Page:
Seattle’s Ebbets Field Flannels were resurrecting sports apparel in 1988 — long before “throwback” entered the conversation — and through obsession and licensing limitations, lost leagues got their uniforms back. Bringing a sporting obsession for trivia to an ever increasing crowd preoccupied with stitches, finishes and a garment’s history, there’s a lot of truth in Ebbets’ founder Jerry Cohen’s vision of a world where synthetic fabrics barely belong. Ebbets runs deeper than just one game, with some proto technologies in the fabrics and the best baseball cap shapes on the market. POST NEW recently caught up with Jerry for a chat about the brand’s vision and where it’s taking them. Read the whole interview here.
Gary Warnett: I read the ‘Sports Illustrated’ feature from July 1990 about Ebbets that changed everything for the brand…
Jerry Cohen: Right — that was the first thing that anybody saw. I used to have the whole company in the dining room of my apartment when that came out.
GW: You’d been going for 2 years when that came out, right? It seemed perfect for the ‘Sports Illustrated’ audience. When Ebbets came out, it must have been like nothing else — from my recollections, fits were like these odd late 1980s “jock” fits and fabrics were synthetic.
JC: Baseball jerseys were polyester. They went to polyester in 1971. When they made that change – which was a massive change because before that, 8 decades was of wool and a baggy look that I consider classic. So when they changed, they threw out the baby with the bathwater because sporting goods companies didn’t think like fashion companies. They thought, “This is our market and our market now wants this and they don’t want that any more” and not only did styles change, but they threw out machines — machines that I need now!
GW: You use vintage machines for the hockey shirts, right?
JC: That’s the hardest thing. That’s a circular knit machine — there’s only a few of them and they’re in California. We’re completely at the mercy of this knitter and they’ll call us up one day and say, “Sorry — no more wool yarn.”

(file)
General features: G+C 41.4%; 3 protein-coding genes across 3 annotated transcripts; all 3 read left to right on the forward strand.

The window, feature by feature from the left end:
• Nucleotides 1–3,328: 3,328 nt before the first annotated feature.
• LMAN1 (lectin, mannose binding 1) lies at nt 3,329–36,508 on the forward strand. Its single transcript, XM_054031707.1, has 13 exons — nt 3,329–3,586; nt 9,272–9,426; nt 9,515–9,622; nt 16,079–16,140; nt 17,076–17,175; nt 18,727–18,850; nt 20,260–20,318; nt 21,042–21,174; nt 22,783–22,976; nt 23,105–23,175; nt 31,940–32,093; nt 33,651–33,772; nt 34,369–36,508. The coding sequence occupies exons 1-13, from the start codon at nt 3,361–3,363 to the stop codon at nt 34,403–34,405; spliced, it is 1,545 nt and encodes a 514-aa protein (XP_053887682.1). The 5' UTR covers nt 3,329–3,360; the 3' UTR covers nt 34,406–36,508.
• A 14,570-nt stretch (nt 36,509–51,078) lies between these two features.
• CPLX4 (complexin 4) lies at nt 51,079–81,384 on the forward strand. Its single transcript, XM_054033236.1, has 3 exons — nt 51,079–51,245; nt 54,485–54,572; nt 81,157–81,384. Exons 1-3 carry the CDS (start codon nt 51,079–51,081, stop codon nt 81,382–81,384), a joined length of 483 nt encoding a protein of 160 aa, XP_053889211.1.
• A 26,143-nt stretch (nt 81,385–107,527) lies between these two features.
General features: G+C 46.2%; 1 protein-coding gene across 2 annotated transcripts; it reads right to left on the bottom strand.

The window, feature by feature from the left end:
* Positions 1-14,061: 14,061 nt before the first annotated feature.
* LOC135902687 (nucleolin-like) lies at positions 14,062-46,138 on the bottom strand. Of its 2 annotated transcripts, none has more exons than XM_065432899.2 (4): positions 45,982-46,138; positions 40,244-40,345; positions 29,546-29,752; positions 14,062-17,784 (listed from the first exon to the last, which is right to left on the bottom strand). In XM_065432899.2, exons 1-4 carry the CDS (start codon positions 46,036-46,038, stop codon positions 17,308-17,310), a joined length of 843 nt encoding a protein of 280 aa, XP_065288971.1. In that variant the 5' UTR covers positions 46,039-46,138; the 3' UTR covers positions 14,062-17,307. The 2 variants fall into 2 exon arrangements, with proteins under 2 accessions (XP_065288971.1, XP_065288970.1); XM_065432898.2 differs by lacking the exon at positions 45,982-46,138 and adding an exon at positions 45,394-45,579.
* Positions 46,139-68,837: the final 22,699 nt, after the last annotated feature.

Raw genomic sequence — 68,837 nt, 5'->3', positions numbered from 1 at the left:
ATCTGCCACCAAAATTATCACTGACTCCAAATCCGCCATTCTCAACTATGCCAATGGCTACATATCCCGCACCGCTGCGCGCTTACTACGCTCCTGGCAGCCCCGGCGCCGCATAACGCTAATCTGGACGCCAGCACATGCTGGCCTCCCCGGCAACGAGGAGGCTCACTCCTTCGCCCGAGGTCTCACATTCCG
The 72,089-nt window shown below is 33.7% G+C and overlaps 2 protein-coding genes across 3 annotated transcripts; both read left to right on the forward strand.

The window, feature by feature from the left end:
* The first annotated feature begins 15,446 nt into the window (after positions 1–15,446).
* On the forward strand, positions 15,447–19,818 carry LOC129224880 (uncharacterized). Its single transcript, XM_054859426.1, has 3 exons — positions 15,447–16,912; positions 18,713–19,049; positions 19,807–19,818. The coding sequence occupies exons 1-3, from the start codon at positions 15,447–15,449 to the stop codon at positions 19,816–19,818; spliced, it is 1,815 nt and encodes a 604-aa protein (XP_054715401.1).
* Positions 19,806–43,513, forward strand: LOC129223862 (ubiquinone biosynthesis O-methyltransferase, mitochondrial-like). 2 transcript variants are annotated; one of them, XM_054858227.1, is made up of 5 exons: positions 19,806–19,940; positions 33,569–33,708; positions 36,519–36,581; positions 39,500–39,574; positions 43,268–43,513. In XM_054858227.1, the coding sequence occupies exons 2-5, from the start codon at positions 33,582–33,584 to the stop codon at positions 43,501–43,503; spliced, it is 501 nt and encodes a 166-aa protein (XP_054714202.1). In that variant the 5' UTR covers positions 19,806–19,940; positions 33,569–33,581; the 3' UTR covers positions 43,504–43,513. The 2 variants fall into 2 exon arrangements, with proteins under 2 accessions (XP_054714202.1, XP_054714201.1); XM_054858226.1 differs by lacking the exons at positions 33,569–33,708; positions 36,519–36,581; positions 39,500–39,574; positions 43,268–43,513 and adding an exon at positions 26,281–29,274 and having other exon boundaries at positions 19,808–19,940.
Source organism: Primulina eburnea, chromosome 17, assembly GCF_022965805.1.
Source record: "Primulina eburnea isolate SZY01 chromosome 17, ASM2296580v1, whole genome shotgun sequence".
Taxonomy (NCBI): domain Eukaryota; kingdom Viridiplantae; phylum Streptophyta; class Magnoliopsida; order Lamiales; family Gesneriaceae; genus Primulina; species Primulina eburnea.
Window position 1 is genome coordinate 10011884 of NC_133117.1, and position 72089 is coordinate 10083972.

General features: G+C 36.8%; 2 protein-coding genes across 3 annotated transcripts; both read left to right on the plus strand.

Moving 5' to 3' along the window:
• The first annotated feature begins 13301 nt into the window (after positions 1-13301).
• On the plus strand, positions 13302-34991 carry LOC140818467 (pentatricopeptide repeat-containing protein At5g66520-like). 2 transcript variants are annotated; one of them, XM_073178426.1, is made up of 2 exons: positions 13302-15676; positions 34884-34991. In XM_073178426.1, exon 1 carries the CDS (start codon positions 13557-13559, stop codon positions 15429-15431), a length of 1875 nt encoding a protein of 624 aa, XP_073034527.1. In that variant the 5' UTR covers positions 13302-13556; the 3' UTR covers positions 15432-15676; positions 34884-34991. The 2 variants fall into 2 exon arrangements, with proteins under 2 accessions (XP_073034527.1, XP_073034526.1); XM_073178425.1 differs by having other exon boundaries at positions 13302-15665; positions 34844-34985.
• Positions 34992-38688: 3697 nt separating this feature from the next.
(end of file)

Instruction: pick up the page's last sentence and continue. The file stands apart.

GW: And there’s nothing you can do about it.
JC: Right. And I found myself in Bradford, England this week trying to buy vintage cotton backed satin that used to be run-of-the-mill in the US in the 1950s.
GW: It’s like a fossil fuel. Back in 1990 when you were using vintage fabric, you must have been on borrowed time.
JC: At that time I was. Because we had a little bit of success we were able to go to the woolen mills and have them make that fabric again. But the problem was that the woolen mills started to go out of business. I mean, in the US there’s probably only 2 compared to when we started. We have to have a custom build and we have to buy — it’s funny because sometimes a customer will email and say, “I want to make a custom baseball jersey with a black pinstripe” and I say, “Well, you can start by buying 1000 yards of black pinstripe fabric.”
GW: It makes my mind boggle that you build to order.
JC: Unfortunately we’re in the age of instant gratification and people assume — and I don’t blame them — that because they can order something from Amazon and get it in 3-4 days, a company like us, who offer over 450 wool baseball shirts, will have their shirt on the shelf in medium. The one thing we have to give up to do what we do is expediency or free shipping. We say it takes 6 weeks to get a baseball shirt and somebody might order on Wednesday and call us on Monday like, “I haven’t got my baseball shirt yet!”
GW: Do you think sportswear lost its soul? With flannel, it breathes, ages and works with the wearer.
JC: We claim timelessness and if someone buys a jacket from us which is from 1935, we want them to be able to take that jacket out in 10 years and enjoy it the same way. It’s not made to be disposed of. Sports graphics now is a giant industry with a planned obsolescence to rejuvenate sales that throws out the thing you bought.